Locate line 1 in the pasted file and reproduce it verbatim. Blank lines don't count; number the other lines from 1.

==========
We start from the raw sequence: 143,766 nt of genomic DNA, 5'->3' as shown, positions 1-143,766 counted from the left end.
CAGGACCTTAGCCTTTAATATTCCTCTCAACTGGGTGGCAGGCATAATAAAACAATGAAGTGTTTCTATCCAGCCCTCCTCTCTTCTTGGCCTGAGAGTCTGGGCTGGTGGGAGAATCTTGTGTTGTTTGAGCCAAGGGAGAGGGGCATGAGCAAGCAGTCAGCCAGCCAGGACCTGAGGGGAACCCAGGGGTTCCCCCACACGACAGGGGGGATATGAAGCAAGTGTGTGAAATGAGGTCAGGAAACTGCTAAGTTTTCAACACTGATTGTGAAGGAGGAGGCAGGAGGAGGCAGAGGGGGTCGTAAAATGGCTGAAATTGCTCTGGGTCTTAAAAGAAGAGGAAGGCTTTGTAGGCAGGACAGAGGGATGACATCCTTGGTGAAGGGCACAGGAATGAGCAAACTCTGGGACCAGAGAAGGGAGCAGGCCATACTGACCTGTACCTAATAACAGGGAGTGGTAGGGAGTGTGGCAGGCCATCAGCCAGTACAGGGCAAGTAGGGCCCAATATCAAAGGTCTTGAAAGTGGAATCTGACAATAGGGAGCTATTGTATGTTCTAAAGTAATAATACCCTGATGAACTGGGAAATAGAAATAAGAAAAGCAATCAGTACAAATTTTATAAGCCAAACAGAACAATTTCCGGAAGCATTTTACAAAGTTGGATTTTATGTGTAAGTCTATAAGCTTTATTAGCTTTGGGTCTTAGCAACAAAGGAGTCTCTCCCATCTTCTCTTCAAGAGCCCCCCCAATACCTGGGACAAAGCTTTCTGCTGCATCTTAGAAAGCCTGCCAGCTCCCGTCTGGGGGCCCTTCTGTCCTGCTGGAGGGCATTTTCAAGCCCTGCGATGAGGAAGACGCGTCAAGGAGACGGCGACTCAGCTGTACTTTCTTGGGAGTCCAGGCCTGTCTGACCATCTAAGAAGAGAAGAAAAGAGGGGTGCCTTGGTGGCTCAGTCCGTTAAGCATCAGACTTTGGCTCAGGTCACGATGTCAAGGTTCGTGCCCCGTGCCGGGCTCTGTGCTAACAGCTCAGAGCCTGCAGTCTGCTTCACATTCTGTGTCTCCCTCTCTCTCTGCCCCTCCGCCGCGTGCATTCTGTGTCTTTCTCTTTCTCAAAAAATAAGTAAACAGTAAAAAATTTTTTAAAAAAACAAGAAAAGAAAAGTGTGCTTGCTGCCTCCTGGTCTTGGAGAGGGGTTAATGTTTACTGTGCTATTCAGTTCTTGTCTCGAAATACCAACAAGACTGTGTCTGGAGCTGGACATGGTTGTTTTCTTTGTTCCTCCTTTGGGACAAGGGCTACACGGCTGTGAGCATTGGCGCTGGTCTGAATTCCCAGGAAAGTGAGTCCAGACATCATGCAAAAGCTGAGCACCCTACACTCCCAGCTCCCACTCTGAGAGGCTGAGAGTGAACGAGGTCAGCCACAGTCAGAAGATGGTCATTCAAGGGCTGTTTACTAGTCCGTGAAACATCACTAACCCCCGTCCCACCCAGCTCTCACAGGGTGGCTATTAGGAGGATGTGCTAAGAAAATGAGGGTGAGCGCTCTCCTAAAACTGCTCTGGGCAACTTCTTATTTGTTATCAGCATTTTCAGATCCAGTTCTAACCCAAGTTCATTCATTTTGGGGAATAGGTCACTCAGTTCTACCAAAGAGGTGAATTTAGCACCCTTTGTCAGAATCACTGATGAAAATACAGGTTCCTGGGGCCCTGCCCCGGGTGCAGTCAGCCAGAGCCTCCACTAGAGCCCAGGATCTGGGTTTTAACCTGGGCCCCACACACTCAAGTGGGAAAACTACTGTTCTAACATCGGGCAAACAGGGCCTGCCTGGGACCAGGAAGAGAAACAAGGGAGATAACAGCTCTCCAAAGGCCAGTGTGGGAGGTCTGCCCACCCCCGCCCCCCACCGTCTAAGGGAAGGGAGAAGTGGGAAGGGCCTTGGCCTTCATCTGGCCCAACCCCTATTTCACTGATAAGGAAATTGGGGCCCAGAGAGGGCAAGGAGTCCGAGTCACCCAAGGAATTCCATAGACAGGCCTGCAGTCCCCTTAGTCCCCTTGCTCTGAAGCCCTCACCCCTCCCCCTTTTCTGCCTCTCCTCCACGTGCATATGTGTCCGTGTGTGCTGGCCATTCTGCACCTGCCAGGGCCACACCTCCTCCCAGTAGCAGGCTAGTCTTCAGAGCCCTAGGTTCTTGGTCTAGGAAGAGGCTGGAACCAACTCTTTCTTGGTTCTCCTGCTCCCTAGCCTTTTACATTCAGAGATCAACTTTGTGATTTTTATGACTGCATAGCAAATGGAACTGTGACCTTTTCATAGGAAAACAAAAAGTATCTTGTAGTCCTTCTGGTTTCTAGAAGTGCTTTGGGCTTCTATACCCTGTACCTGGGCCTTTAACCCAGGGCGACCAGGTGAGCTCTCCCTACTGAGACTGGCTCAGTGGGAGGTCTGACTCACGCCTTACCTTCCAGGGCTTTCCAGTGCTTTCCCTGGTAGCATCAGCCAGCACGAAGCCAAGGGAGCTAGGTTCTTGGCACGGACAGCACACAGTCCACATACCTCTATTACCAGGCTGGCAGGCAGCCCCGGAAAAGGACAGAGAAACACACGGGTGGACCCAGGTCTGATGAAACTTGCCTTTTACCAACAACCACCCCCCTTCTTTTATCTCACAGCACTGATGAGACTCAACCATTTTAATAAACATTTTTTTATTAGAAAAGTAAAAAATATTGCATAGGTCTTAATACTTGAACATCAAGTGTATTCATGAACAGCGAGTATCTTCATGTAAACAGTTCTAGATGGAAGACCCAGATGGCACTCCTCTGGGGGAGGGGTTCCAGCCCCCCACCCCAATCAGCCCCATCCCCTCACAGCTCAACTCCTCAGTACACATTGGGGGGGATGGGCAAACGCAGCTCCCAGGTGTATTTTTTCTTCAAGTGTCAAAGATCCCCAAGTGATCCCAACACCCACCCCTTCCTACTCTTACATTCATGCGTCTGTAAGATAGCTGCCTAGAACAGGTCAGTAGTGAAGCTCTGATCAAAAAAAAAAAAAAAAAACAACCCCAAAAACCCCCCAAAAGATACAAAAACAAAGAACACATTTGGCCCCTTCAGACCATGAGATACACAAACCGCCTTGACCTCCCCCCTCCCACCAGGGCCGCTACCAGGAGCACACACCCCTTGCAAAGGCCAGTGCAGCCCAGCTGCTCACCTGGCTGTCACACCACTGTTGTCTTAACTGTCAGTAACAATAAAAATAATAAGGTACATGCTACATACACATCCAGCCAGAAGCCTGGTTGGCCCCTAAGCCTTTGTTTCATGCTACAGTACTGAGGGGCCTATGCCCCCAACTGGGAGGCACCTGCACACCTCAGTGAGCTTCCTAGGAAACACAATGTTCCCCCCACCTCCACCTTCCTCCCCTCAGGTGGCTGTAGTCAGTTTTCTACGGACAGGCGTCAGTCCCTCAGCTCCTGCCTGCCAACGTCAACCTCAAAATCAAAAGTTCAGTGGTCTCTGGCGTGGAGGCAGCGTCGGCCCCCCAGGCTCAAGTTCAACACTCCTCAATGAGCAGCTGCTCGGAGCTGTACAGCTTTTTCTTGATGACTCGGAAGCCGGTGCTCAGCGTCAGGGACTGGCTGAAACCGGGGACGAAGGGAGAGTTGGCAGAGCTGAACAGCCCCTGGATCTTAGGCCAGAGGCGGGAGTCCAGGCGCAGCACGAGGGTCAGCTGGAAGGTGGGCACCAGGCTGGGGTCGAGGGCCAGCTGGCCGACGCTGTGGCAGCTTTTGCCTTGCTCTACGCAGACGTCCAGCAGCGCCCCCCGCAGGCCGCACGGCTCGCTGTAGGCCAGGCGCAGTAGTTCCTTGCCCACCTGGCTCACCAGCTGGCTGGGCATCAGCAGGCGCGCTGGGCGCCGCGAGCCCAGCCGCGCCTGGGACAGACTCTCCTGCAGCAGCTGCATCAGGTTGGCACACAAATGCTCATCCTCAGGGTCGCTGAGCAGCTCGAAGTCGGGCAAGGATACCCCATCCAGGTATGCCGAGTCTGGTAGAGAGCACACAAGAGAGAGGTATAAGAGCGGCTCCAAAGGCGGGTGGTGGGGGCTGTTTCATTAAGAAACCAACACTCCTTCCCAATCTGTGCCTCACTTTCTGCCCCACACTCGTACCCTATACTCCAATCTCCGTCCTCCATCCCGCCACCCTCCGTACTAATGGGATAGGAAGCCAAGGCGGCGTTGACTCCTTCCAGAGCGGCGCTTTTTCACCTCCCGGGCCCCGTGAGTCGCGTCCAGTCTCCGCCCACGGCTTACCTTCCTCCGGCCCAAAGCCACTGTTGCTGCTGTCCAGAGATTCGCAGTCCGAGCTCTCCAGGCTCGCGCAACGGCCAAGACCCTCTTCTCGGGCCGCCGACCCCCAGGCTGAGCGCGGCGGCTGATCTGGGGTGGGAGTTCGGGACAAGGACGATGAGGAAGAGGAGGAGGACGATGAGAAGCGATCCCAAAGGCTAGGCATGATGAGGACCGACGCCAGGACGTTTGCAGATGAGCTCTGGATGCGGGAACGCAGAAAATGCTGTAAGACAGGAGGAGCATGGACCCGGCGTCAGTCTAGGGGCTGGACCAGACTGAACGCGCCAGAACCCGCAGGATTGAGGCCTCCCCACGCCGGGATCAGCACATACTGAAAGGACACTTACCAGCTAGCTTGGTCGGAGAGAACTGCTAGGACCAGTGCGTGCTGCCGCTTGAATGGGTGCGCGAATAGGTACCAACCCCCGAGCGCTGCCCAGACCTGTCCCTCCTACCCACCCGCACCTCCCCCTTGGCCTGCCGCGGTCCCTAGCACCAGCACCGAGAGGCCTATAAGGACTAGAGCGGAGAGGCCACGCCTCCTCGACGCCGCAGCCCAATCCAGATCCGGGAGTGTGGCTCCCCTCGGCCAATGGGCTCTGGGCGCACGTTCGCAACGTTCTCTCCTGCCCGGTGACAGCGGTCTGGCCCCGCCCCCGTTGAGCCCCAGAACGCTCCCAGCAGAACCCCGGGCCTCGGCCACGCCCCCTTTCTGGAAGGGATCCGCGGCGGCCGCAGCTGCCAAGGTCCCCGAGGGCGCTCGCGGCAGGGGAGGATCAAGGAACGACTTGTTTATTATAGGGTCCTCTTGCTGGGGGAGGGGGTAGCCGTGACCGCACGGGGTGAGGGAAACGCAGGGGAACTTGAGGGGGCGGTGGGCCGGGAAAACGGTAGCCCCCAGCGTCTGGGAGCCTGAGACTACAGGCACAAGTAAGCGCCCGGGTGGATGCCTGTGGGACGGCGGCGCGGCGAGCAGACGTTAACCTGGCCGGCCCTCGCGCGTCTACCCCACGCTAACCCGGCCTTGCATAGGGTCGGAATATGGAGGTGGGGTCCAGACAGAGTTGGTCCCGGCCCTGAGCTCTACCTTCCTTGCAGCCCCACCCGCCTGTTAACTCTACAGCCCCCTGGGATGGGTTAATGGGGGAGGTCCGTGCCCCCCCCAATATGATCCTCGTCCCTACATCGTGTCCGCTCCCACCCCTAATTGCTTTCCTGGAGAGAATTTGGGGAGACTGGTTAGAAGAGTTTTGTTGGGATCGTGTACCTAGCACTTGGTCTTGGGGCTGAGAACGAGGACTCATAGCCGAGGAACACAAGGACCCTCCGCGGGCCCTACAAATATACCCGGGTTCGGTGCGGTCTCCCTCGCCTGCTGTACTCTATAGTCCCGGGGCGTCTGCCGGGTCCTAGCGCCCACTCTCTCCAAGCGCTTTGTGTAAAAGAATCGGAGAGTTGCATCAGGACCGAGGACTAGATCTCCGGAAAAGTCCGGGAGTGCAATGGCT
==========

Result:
We start from the raw sequence: 143,766 nt of genomic DNA, 5'->3' as shown, positions 1-143,766 counted from the left end.